One result of this sale proved to be Disney’s new film, “STAR WARS: EPISODE VII – THE FORCE AWAKENS”. The first of three movies for the franchise’ “Sequel Trilogy”, “THE FORCE AWAKENS” is set some thirty years after the 1983 film, “STAR WARS: EPISODE VI – RETURN OF THE JEDI”. Some time after the Galactic Empire’s major defeat at the Battle of Endor, remnants of this political force formed a new galactic power known as the First Order under the mysterious leadership of Snoke, a Force user. Within less than thirty years, the First Order has managed to take possession of new worlds and become a powerful force within the galaxy. Although appalled by the First Order’s development, the New Republic government decided to do nothing.

Former Rebel Alliance leader, Leia Organa, managed to form a military organization from the rank and file of the New Republic’s armed forces called the Resistance. Believing that the Resistance need more help, Leia recruited a pilot named Commander Poe Dameron to acquire find a segment of a star map that was in the possession of the legendary explorer Lor San Tekka on Jakku. This map would lead to the whereabouts of her brother, Jedi Master Luke Skywalker, who had disappeared into exile following the destruction of a new generation of Jedi under his tutelage. Unfortunately, the village where Tekka lived was captured by a force of First Order stormtroopers under the command of one of Supreme Leader Snoke’s enforcers, a Force user named Kylo Ren. Ren ordered his troops to kill Tekka and the other villagers, while he took Dameron captive. Fortunately, the Resistance pilot had hidden the map inside his astromech droid, BB-8, which managed to escape. Even more fortunately, Dameron was rescued by a stormtrooper designated FN-2187, who wanted to use Dameron to help him defect from the First Order.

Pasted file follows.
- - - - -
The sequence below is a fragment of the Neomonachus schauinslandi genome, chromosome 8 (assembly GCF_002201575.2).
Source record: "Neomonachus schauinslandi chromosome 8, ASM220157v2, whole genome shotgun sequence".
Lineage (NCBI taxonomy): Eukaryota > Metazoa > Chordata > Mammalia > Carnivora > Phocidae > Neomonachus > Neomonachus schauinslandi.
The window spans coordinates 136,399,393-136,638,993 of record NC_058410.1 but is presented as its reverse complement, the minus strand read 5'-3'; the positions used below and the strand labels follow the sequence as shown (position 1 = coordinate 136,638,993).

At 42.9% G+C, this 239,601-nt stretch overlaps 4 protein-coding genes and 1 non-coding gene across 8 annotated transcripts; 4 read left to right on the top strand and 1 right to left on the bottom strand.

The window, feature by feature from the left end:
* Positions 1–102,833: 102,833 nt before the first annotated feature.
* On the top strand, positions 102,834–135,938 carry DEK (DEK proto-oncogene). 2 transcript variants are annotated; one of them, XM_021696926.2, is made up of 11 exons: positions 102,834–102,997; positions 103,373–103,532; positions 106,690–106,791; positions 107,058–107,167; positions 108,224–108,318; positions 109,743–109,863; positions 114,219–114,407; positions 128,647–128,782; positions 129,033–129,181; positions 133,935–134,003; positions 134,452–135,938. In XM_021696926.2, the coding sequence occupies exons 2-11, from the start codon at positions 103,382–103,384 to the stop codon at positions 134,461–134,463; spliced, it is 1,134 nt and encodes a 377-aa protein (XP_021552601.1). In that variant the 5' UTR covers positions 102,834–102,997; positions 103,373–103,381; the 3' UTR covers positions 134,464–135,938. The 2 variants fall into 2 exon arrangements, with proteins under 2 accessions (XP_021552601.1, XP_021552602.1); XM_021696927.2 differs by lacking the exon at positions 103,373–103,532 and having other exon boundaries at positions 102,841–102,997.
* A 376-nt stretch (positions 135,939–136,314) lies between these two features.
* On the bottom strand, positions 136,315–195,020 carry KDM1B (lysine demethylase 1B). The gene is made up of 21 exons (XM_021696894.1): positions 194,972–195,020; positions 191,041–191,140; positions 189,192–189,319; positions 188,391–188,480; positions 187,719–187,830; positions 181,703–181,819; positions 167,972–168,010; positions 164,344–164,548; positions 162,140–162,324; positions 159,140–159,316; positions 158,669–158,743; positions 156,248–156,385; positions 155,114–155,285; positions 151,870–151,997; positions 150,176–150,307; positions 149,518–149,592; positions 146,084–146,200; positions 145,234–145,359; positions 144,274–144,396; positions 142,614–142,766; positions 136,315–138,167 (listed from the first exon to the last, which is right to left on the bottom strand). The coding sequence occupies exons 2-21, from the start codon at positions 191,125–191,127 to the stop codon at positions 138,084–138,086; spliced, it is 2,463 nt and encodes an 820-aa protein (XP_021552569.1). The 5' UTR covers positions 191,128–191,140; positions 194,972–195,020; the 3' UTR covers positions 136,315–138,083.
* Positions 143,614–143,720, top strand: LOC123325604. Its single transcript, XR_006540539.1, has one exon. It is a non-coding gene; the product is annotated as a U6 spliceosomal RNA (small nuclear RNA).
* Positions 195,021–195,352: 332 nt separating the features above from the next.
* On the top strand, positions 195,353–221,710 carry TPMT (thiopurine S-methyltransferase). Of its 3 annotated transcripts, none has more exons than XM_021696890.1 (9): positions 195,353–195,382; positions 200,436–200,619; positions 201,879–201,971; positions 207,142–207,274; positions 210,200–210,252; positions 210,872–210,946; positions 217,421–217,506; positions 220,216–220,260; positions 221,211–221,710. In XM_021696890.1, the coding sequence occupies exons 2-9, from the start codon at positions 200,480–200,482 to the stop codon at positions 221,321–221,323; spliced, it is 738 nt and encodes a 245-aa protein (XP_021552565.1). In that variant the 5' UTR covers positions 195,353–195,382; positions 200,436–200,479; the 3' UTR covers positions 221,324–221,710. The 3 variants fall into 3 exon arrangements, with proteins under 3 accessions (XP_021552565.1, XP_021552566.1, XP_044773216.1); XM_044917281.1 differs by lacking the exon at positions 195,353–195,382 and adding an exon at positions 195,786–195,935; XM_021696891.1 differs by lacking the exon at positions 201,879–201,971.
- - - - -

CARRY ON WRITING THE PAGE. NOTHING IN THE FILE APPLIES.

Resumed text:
Finn and Dameron stole a TIE fighter plane and returned to Jakku to find BB-8. However, the plane crashed. FN-2187 – renamed “Finn” – by the pilot, encountered a desert scavenger named Rey, who had already found BB-8. Realizing that the First Order was after the droid, the pair made their escape from Jakku aboard the old freighter, the Millenium Falcon, and set out to find the Resistance forces. Along the way, Finn and Rey attempted to evade the pursuing Kylo Ren and met the Falcon’s former owner, Han Solo and the latter’s companion Chewbacca; who ended up helping them with their goal.

Many critics and moviegoers hailed “THE FORCE AWAKENS” as a return to what the franchise used to be back in the late 1970s and early 1980s. And not surprisingly, it became the top earning movie released in 2015. Lucasfilm, now headed by producer Kathleen Kennedy (who had worked with Lucas and Steven Spielberg for years), turned to producer-director J.J. Abrams to helm this first film. Screenwriter Michael Arndt was originally hired to write the movie’s script, following Lucas’ treatment. But Lucasfilm and Abrams decided to scrap both him and the treatment. Then Abrams and filmmaker Lawrence Kasdan created their own screenplay . . . one that obviously pleased a lot of people. How do I feel about the movie? Well, like many films, “THE FORCE AWAKENS” has both good and bad qualities. I am going to start what I liked about it.